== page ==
Garrison and his friends were repeatedly subject to these unprovoked searches. “Everyday, like coming home from school…the plain-clothes cops would hop out the cars…and they’d search us.”

This happened often enough that Garrison and his friends knew that to stay safe, they’d better shut up. “So even if you ask a simple question like, ‘why you stopped at me?’, that could really escalate into you being arrested for no apparent reason.” They had no choice but to comply. “Who do you complain to? I don’t know if you could tell 9-1-1 that the police are bothering [you].”

“If there’s like two or more black males in a car in Brooklyn, they’ll definitely pull you over. If you have a hooded sweatshirt on, you’re bound to get pulled over.”

The intersection of race, disability, and policing is deeply tied to issues of class and control, says Talila Lewis, an attorney, organizer and co-founder of HEARD (Helping Educate to Advance the Rights of Deaf Communities). “Disability is commonly understood through a white and wealth privileged lens. This perspective does not do justice to the complex ways that disability exists, arises in and is expressed through Black peoples’ bodies and minds.” And society’s collective understanding of disability is not intersectional, Lewis says, not acknowledging how multiple, compound identities are abused. “White mainstream disability rights communities operate within a rigid definition of disability—often refusing to acknowledge and honor Black disabled people due to internalized racism, classism and ableism…while Black communities often hold internalized ableism due to generations of anti-black disability labels being imposed upon us making us more vulnerable to all manner of violence once identified as disabled.”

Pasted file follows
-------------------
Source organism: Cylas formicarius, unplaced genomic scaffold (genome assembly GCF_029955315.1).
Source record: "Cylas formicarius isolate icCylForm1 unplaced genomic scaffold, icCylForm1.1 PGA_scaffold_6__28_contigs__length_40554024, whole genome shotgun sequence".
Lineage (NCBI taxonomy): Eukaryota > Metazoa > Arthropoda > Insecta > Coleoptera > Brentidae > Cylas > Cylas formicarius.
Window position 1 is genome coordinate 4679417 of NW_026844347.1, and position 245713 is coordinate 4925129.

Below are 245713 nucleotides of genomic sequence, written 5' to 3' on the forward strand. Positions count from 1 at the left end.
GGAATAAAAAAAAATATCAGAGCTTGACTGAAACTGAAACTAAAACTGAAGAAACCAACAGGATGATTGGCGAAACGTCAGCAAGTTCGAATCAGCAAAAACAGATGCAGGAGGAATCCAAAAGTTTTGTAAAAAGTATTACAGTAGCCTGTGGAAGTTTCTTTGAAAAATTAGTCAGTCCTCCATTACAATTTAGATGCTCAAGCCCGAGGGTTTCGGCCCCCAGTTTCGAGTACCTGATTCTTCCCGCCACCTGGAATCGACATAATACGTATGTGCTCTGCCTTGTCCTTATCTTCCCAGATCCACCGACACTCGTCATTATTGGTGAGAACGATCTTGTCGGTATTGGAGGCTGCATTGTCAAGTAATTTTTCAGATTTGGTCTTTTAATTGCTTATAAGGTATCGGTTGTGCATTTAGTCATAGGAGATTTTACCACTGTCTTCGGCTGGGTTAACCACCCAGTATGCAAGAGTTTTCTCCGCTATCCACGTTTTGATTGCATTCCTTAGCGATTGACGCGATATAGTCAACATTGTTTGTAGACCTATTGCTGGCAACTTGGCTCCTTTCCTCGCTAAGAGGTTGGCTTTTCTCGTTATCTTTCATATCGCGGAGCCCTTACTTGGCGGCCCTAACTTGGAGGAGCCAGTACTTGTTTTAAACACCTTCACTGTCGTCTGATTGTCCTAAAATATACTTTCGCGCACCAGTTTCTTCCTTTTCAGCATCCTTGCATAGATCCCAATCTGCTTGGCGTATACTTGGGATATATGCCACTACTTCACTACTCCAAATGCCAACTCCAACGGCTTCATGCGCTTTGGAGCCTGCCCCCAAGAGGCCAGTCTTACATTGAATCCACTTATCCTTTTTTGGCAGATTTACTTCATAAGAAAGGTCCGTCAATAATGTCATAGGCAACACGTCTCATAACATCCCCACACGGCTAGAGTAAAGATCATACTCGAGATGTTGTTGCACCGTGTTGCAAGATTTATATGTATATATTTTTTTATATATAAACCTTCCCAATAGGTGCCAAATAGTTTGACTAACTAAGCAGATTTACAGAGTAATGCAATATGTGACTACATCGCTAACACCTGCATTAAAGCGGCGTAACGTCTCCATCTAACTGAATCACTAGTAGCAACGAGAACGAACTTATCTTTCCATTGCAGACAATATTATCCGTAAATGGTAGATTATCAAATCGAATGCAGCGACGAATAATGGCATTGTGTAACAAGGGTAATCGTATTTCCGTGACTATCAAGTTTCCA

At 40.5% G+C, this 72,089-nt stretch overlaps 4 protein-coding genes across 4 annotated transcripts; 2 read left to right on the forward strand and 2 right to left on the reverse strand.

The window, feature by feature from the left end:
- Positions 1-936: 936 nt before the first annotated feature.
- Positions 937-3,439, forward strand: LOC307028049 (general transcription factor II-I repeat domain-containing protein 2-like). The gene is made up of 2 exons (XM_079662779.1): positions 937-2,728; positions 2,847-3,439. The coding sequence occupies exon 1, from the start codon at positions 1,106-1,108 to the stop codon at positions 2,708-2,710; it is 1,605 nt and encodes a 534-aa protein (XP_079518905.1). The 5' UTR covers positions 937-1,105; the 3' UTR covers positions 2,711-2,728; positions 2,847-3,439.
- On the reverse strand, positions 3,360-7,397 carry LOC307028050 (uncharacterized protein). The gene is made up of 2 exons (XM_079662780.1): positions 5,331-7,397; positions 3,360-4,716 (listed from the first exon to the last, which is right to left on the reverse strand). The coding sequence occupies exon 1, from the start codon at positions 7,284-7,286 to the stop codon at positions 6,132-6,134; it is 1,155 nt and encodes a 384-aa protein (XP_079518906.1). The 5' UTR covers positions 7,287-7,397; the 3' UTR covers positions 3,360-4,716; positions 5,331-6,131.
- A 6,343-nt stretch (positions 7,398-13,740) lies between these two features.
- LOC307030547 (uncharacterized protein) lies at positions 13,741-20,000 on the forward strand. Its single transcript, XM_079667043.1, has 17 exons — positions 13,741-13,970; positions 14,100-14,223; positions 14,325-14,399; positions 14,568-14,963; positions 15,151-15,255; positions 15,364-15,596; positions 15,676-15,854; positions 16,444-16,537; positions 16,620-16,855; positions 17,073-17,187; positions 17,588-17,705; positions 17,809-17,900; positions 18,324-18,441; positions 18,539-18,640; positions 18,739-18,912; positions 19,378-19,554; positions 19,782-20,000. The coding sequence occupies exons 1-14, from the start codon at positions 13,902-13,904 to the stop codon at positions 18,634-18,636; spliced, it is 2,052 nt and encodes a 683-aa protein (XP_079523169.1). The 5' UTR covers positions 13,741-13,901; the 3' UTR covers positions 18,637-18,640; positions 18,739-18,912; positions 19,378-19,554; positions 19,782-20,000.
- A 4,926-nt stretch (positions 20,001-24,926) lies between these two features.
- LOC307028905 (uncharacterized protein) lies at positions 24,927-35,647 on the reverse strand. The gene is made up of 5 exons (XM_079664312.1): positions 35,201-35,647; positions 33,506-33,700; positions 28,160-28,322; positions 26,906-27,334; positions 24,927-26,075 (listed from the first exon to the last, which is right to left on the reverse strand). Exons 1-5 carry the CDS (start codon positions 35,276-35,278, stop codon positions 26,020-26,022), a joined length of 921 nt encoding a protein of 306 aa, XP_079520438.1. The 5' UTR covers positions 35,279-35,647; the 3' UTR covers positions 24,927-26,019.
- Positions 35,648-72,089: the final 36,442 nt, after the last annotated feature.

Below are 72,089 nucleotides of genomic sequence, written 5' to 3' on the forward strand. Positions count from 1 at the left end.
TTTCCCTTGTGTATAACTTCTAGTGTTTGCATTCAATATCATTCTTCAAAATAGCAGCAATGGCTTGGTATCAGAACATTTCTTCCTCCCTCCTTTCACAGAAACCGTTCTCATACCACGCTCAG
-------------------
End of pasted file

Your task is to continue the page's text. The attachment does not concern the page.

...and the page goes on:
Garrison and his friends would put their hands up as soon as they were stopped and roll down the windows. “If there’s like two or more black males in a car in Brooklyn, they’ll definitely pull you over. If you have a hooded sweatshirt on, you’re bound to get pulled over.”